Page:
Invited Talks

Four Invited Talks to GSP-CV 2021

Title: Graph signal processing: Theory and Algorithms (Prof. Antonio Ortega, USC Viterbi, USA)




Title:  Graph Neural Networks and Their Applications to Point Cloud Processing (Prof. Enrico Magli, Politecnico di Torino, Italy)


This talk addresses the topic of graph neural networks in the framework of computer vision. Graph neural networks have witnessed increasing interest due to their ability to learn models of complex dependencies in a variety of fields. A brief overview of graph neural networks will be provided, along with examples of applications. Then the talk will focus on the topic of point cloud processing; this type of data is very important in many vision applications, and is well suited to graph neural networks. The talk will cover several applications including generative adversarial networks based on graph-convolutional layers, point cloud denoising networks, and point cloud inpainting methods. Finally a discussion of open research issues will be presented.

Biography: Enrico Magli is a Full Professor at Politecnico di Torino, where he leads a research group active in the field of deep learning for image and video processing. He is an Associate Editor of the IEEE Transactions on Circuits and Systems for Video Technology and the EURASIP Journal on Image and Video Processing, and a former Associate Editor of the IEEE Transactions on Multimedia. He is a Fellow of the IEEE and has been an IEEE Distinguished Lecturer. He is a co-recipient of the 2019 IEEE Multimedia Best paper award and the IEEE Geoscience and Remote Sensing Society 2011 Transactions Prize Paper Award. He has been general chair of IEEE ICME 2015 and IEEE MMSP 2013, and TPC chair / area chair for several conferences. He is co-founder and President of the ToothPic start-up, which markets cybersecurity solutions based on camera sensor fingerprints.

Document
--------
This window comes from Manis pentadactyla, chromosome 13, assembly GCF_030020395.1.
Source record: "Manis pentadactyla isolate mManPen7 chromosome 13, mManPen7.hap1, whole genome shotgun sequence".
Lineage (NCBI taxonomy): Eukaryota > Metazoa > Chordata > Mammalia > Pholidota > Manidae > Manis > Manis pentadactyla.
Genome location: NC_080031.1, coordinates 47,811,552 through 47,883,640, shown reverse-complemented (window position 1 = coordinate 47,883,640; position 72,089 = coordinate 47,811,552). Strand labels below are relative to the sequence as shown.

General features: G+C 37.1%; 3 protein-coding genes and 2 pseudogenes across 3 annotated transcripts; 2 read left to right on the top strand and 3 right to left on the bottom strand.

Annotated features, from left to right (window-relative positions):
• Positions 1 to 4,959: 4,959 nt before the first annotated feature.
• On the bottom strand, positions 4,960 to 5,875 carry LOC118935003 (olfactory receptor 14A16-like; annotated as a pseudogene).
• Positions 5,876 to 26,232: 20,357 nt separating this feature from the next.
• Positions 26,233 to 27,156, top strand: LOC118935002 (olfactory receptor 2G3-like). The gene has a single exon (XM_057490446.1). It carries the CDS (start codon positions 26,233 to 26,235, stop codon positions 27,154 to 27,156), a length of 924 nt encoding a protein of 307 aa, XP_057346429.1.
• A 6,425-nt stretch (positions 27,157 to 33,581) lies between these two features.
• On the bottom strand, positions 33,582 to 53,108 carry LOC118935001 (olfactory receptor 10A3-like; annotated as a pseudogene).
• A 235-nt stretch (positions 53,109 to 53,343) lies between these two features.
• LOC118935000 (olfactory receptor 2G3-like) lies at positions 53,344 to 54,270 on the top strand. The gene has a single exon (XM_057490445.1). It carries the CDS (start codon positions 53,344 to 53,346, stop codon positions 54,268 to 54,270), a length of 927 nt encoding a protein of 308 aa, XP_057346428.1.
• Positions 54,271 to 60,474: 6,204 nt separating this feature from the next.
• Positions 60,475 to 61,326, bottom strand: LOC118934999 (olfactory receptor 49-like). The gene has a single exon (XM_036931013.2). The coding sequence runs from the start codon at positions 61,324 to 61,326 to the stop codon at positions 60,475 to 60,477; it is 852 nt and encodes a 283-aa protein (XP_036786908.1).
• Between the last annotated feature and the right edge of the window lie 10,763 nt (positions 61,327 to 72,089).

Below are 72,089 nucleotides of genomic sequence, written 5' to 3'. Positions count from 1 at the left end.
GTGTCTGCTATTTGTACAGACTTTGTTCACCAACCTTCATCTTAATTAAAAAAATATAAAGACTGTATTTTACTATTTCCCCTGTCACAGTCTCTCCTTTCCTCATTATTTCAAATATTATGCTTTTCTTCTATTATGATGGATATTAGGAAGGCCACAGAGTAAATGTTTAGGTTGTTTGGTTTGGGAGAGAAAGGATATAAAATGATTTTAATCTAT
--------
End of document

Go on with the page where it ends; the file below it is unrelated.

Title: Graph Signal Processing for Machine Learning: A Review and New Perspectives on Imaging (Dr. Dorina Thanou, EPFL, Switzerland)


The effective representation, processing, analysis, and visualization of large-scale structured data, especially those related to complex domains such as networks and graphs, are one of the key questions in modern machine learning. Graph signal processing (GSP), a vibrant branch of signal processing models and algorithms that aims at handling data supported on graphs, opens new paths of research to address this challenge. In this talk, we will highlight a few important contributions made by GSP concepts and tools, such as graph filters and transforms, to the development of novel machine learning algorithms, and their application in imaging. In particular, our discussion will focus on the following three aspects: exploiting data structure and relational priors, improving data and computational efficiency, and enhancing model interpretability. Finally, we will show some illustrative applications in imaging and computer vision.